For test purposes, you must find your own personal balance between using specialty equations and deriving from fundamental laws. The advantage of using fundamental laws is that you don't need to remember many of them, and you are more likely to maintain a logically consistent solution. However, this is unrealistic for some problems, because the derivation could be pages and pages long. The advantage of specialty equations is that, if you do happen to know the one that you need, the solution comes in a single step, and the actual time to solve the problem is much shorter. By test time, you should already have a good idea what is your balance.
     
    Last edited: Dec 9, 2008
  6. Dec 9, 2008 #5
    Yes. Sorry that was a typo. However I am still a little unsure of how to solve systems of equations. Lemme try answering your questions:
    -I know the masses and initial velocities of both objects.
    -I am trying to find the final velocities of both objects.
    -I think the masses seem irrelevant because they cancel each other out?
    I am thinking that I can eliminate all the masses in that equation then I would end up with:
    (v1i)+(v2i)=(v1f)+(m2f) and (v1i^2)+(v2i^2)=(v1f^2)+(v2f^2)
    thus:
    (2.50m/s)+(1.15m/s)=(v1f)+(v2f) and (2.50m/s^2)+(1.15m/s^2)=(v1f^2)+(v2f^2)
    Then would I solve for one variable such as:
    v1f=(2.50m/s)+(1.15m/s)-(v2f)
    and plug that back into the second equation making it:
    (2.50m/s^2)+(1.15m/s^2)=(((2.50m/s)+(1.15m/s)-(v2f))^2)+(v2f^2)
    From here I simplified to:
    (7.5725m/s)=(3.65m/s-v2f)^2+(v2f^2)
    Then I got confused, would I expand the (3.65m/s-v2f)^2 or would i subtract it making it
    (7.5725m/s)-(3.65m/s-v2f)^2=(v2f^2)?? I guess im not too good at algebra. Am I on the correct track or is this completely off??

    Oh now I understand why these equations don't always work. hmm I understand what you are saying. Are you a physics professor because you explain it quite well. And again I thank you for all your help!!
     
  7. Dec 9, 2008 #6

    turin

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    I just want to make sure you're clear on two things, so that you don't get confused in other problems. The following two issues (paragraphs) don't apply to this problem.

    When I say that conservation of momentum and conservation of energy are fundamental, you should realize that the equations for these laws can, in general, carry a term that accounts for "violation". For momentum, you already know what this term is: an external force. For energy, you already know one of these kinds of terms: work. You will encounter another "energy violating" term later in thermodynamics (if your class gets there): heat. These aren't really violations of the conservation laws; they just seem like violations when you first encounter them. They are "flow" terms that quantify the amounts of the conserved quantities that "flow" into or out of the physical system. Or, they indicate the fact that the system you usually consider is not the entire universe, so they quantify how momentum and energy are shared with the rest of the universe. We still believe that momentum and energy are conserved in the entire universe as a whole.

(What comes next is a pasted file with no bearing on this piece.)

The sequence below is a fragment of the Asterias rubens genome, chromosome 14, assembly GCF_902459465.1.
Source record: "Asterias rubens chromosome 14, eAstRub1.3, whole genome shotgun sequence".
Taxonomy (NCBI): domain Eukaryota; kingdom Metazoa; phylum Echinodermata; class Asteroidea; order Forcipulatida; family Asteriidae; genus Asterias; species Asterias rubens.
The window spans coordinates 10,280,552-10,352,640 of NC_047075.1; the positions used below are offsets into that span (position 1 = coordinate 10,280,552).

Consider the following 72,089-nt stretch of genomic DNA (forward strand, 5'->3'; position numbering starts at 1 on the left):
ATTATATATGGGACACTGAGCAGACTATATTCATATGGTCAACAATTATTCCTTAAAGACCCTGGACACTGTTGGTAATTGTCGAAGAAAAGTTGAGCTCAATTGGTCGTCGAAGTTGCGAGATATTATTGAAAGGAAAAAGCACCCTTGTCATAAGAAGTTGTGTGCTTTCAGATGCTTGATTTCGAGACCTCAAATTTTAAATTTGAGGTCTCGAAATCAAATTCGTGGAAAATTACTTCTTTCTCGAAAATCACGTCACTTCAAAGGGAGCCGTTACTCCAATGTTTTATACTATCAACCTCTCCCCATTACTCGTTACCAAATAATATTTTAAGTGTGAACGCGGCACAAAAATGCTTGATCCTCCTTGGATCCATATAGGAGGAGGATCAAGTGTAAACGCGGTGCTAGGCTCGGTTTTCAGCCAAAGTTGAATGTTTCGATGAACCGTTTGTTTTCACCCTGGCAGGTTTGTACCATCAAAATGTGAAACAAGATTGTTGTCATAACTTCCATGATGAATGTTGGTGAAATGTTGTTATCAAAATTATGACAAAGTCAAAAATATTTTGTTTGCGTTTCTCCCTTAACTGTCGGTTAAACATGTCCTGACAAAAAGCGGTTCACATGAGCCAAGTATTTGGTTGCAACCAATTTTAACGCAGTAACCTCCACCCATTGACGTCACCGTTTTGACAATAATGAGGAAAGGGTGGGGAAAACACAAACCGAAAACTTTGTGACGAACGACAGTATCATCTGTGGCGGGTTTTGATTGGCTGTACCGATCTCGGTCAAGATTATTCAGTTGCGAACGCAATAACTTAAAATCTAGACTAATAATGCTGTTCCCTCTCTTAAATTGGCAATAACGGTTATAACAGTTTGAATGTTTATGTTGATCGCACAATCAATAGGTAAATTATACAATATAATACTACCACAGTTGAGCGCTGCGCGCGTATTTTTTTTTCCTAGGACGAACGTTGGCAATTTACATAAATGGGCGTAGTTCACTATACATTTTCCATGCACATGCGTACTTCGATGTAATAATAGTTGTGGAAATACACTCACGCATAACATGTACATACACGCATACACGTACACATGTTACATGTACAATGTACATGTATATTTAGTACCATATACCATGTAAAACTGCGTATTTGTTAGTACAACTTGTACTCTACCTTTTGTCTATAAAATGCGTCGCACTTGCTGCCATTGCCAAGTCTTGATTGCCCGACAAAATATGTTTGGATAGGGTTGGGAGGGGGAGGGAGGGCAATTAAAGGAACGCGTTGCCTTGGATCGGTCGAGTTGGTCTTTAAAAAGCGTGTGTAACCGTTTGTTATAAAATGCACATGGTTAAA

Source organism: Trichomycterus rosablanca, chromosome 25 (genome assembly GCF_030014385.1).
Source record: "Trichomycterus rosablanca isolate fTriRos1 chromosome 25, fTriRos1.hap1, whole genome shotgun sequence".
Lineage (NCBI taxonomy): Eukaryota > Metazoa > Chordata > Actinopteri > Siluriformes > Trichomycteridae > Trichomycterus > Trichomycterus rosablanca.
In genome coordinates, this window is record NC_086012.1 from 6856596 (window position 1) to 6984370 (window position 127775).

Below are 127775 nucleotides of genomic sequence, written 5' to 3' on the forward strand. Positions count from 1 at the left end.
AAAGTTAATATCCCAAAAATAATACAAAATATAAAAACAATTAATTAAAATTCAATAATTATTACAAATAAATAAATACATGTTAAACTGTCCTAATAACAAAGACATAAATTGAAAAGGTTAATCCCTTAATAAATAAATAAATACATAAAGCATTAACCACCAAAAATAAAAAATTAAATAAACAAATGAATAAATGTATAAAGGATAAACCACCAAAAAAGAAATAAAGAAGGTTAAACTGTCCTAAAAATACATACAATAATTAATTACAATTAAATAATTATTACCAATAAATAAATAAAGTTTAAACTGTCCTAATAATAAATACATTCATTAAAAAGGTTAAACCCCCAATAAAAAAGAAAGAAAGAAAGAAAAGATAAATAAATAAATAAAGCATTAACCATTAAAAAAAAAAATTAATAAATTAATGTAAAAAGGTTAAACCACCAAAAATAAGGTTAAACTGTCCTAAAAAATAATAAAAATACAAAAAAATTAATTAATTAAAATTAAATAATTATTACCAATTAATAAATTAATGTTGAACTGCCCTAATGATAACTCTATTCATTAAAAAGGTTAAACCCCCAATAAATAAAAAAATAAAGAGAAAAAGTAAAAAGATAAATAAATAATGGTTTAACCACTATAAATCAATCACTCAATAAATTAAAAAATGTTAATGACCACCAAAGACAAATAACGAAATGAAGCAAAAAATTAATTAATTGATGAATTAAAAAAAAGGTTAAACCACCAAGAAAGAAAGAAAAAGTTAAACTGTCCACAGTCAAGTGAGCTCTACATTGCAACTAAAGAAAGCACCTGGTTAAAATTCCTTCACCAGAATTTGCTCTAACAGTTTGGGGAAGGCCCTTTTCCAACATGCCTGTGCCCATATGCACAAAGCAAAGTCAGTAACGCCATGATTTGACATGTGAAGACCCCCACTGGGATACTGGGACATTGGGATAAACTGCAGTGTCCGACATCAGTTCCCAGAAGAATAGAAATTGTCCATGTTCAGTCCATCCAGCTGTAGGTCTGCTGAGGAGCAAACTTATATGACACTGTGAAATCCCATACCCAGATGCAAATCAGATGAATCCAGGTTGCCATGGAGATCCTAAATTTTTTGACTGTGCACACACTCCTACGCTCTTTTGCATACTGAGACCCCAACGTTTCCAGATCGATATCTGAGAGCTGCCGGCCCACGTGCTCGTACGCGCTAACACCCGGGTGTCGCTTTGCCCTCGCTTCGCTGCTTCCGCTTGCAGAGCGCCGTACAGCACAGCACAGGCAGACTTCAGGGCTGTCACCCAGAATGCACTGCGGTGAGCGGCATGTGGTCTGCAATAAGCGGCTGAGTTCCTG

The second issue for you to realize is that the equation that you have for conservation of momentum is actually a specialty equation! However, it is very close in form to the most general version (without external force). In order to generalize, you simply put vector arrows on top of the four velocity variables, so that you really have three equations for momentum conservation: one for each of the three spatial directions. Then, you can think of your momentum equation as the x-component (or the y-component, or the z-component, or whatever is your favorite direction) of the general version, and it is OK. However, be careful when doing a 2-dimensional problem (like billiard balls, hocky pucks, and stuff). All you need for momentum is a carbon copy of that same equation for the y-components. But for kinetic energy, you must add the components in the same equation. The kinetic energy equation is not a vector equation, but, at the same time, it must account for all components of velocity.



    You are having a pesky little algebra problem that you can't see because you have been staring at it too long. You cancel masses in these equations by dividing them out. Do one at a time and see what happens. Make sure to divide everywhere that you need to. Hint: each of the two equations has four terms. Hint: there are two UNEQUAL masses. After you have convinced yourself that THE MASSES DON'T CANCEL, then convince yourself not to worry about it anyway, because you know the masses.

    Next, realize that YOU KNOW ALL OF THE QUANTITIES except the two final velocities. And, you have two equations: one for momentum and one for energy. Do you know how to handle two equations of two variables?



    No. I am a grad student who has been one semester away from my PhD for, let's just say, more than one semester. What that means is that I have taught my fair share of freshman physics. Grad students make much better teachers than profs because the pain of learning is very fresh in their memories. And believe me, almost all grad students, and even profs, of physics had almost all of the same problems understanding this stuff as you. Grad students just remember how they got past it better than profs.
     
  8. Dec 9, 2008 #7
    Ahh I see what you mean. I can solve for one of the variables and plug it back into the other equation then I would only have one variable instead of two different variables. Thank you!! I understand now!!


    Ahh thank you!! saying that even profs and grad students have the same problems made me feel a lot better! I'm extremely grateful for your guidance and help because today I took my test and I felt very confident in my work. Hopefully I did as well as I think I did! Again thank you so much!! =D